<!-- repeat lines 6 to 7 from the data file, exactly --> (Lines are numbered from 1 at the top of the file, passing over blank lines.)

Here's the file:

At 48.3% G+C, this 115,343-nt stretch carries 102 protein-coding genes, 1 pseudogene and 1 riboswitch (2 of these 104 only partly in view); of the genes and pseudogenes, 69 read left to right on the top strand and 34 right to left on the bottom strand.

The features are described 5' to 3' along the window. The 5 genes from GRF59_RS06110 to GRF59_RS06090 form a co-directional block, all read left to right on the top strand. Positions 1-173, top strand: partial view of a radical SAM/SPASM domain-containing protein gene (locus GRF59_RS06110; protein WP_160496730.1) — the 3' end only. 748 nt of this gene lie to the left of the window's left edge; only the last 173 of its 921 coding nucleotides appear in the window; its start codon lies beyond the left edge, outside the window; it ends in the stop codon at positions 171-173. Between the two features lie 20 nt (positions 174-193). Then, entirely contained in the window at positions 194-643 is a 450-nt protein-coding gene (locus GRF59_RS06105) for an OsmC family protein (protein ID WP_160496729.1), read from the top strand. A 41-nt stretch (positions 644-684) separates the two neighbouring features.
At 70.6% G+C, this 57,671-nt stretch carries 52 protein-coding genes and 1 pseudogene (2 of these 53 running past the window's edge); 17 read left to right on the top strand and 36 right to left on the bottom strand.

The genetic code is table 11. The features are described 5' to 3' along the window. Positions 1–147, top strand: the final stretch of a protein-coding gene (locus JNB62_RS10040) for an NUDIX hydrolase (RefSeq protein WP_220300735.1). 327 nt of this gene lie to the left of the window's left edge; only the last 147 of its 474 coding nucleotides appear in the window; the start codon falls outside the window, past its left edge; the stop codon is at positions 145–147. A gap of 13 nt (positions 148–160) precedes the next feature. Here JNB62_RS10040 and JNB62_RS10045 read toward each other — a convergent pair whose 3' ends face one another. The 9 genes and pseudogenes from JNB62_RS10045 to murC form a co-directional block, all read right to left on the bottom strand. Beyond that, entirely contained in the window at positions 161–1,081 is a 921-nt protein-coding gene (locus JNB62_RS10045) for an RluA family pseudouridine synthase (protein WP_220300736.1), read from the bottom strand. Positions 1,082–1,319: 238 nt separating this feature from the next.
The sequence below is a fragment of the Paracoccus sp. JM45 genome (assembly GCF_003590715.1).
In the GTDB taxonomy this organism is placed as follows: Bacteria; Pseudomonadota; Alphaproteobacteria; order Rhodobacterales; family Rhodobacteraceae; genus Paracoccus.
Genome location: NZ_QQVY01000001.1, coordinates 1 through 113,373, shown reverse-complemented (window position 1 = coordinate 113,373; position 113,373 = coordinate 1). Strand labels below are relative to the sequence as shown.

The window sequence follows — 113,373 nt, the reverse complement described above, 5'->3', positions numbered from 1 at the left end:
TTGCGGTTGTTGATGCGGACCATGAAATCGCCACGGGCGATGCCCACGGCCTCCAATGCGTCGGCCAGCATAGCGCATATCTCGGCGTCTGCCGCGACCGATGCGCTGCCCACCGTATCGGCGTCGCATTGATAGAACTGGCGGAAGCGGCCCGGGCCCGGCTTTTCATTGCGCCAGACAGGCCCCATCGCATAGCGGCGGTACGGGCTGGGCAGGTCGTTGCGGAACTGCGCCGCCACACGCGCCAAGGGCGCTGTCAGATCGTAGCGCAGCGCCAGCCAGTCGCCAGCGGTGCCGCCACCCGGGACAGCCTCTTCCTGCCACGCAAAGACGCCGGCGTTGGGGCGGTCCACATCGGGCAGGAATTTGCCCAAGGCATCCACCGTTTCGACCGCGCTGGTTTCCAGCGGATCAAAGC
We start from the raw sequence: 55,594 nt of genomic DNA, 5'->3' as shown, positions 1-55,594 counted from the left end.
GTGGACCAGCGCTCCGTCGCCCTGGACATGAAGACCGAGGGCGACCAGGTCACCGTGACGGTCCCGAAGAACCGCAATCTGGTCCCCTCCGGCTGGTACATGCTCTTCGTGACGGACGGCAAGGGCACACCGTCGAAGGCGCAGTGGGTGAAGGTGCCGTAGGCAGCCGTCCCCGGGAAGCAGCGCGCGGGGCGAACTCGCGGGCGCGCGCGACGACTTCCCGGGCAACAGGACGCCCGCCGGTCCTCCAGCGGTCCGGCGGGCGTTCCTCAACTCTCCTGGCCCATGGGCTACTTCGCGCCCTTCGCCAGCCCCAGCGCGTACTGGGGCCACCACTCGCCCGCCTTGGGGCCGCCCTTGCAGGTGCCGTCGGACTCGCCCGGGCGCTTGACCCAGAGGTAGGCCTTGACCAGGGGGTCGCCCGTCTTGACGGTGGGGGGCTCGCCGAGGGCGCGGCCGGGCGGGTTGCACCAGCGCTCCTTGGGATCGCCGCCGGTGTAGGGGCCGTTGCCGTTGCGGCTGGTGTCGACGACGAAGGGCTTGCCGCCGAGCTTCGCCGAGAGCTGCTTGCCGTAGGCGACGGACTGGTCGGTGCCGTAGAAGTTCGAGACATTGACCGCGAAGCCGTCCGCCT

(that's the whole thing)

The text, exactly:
In the GTDB taxonomy this organism is placed as follows: Bacteria; Pseudomonadota; Alphaproteobacteria; order Rhodobacterales; family Rhodobacteraceae; genus Paracoccus.
Genome location: NZ_QQVY01000001.1, coordinates 1 through 113,373, shown reverse-complemented (window position 1 = coordinate 113,373; position 113,373 = coordinate 1). Strand labels below are relative to the sequence as shown.